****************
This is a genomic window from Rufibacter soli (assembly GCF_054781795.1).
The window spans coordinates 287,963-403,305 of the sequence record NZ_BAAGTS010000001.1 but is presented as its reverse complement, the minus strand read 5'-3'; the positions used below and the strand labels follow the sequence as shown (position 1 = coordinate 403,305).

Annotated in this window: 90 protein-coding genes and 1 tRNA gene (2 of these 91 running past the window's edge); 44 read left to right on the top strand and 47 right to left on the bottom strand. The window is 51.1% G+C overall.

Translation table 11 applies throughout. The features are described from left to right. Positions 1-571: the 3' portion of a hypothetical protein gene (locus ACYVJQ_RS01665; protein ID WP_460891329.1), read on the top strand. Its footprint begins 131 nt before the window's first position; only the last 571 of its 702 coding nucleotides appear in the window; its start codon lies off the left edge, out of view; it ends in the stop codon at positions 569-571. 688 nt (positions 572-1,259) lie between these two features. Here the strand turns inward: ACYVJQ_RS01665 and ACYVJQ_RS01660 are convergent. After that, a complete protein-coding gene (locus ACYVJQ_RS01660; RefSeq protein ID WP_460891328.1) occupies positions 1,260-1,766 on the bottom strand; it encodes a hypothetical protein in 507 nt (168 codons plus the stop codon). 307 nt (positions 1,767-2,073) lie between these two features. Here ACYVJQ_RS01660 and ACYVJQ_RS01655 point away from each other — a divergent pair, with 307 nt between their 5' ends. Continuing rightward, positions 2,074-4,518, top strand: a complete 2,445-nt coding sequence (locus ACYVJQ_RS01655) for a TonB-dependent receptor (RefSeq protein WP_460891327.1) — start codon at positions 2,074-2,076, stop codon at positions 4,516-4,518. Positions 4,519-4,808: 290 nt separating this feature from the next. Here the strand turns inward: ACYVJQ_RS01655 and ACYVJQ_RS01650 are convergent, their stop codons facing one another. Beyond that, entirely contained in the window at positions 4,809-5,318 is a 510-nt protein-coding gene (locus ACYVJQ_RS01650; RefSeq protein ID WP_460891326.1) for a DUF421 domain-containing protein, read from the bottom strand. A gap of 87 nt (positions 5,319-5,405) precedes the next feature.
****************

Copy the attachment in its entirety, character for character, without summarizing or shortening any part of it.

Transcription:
This is a genomic window from Rufibacter soli (assembly GCF_054781795.1).
The window spans coordinates 287,963-403,305 of the sequence record NZ_BAAGTS010000001.1 but is presented as its reverse complement, the minus strand read 5'-3'; the positions used below and the strand labels follow the sequence as shown (position 1 = coordinate 403,305).

Annotated in this window: 90 protein-coding genes and 1 tRNA gene (2 of these 91 running past the window's edge); 44 read left to right on the top strand and 47 right to left on the bottom strand. The window is 51.1% G+C overall.

Translation table 11 applies throughout. The features are described from left to right. Positions 1-571: the 3' portion of a hypothetical protein gene (locus ACYVJQ_RS01665; protein ID WP_460891329.1), read on the top strand. Its footprint begins 131 nt before the window's first position; only the last 571 of its 702 coding nucleotides appear in the window; its start codon lies off the left edge, out of view; it ends in the stop codon at positions 569-571. 688 nt (positions 572-1,259) lie between these two features. Here the strand turns inward: ACYVJQ_RS01665 and ACYVJQ_RS01660 are convergent. After that, a complete protein-coding gene (locus ACYVJQ_RS01660; RefSeq protein ID WP_460891328.1) occupies positions 1,260-1,766 on the bottom strand; it encodes a hypothetical protein in 507 nt (168 codons plus the stop codon). 307 nt (positions 1,767-2,073) lie between these two features. Here ACYVJQ_RS01660 and ACYVJQ_RS01655 point away from each other — a divergent pair, with 307 nt between their 5' ends. Continuing rightward, positions 2,074-4,518, top strand: a complete 2,445-nt coding sequence (locus ACYVJQ_RS01655) for a TonB-dependent receptor (RefSeq protein WP_460891327.1) — start codon at positions 2,074-2,076, stop codon at positions 4,516-4,518. Positions 4,519-4,808: 290 nt separating this feature from the next. Here the strand turns inward: ACYVJQ_RS01655 and ACYVJQ_RS01650 are convergent, their stop codons facing one another. Beyond that, entirely contained in the window at positions 4,809-5,318 is a 510-nt protein-coding gene (locus ACYVJQ_RS01650; RefSeq protein ID WP_460891326.1) for a DUF421 domain-containing protein, read from the bottom strand. A gap of 87 nt (positions 5,319-5,405) precedes the next feature.